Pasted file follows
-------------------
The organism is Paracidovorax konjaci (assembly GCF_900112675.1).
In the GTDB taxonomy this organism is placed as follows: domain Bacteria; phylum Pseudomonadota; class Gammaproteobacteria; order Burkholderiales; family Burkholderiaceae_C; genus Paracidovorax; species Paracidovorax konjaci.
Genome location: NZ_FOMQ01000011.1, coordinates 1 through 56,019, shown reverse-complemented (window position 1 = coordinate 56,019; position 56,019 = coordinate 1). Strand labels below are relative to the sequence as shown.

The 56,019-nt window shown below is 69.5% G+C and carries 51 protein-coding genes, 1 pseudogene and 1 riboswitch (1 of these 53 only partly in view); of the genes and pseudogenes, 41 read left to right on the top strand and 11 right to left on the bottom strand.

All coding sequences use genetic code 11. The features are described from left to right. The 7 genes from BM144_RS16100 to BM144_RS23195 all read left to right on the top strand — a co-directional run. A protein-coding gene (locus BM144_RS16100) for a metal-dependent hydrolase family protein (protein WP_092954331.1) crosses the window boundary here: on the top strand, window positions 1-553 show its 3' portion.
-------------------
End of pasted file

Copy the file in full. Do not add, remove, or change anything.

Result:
The organism is Paracidovorax konjaci (assembly GCF_900112675.1).
In the GTDB taxonomy this organism is placed as follows: domain Bacteria; phylum Pseudomonadota; class Gammaproteobacteria; order Burkholderiales; family Burkholderiaceae_C; genus Paracidovorax; species Paracidovorax konjaci.
Genome location: NZ_FOMQ01000011.1, coordinates 1 through 56,019, shown reverse-complemented (window position 1 = coordinate 56,019; position 56,019 = coordinate 1). Strand labels below are relative to the sequence as shown.

The 56,019-nt window shown below is 69.5% G+C and carries 51 protein-coding genes, 1 pseudogene and 1 riboswitch (1 of these 53 only partly in view); of the genes and pseudogenes, 41 read left to right on the top strand and 11 right to left on the bottom strand.

All coding sequences use genetic code 11. The features are described from left to right. The 7 genes from BM144_RS16100 to BM144_RS23195 all read left to right on the top strand — a co-directional run. A protein-coding gene (locus BM144_RS16100) for a metal-dependent hydrolase family protein (protein WP_092954331.1) crosses the window boundary here: on the top strand, window positions 1-553 show its 3' portion.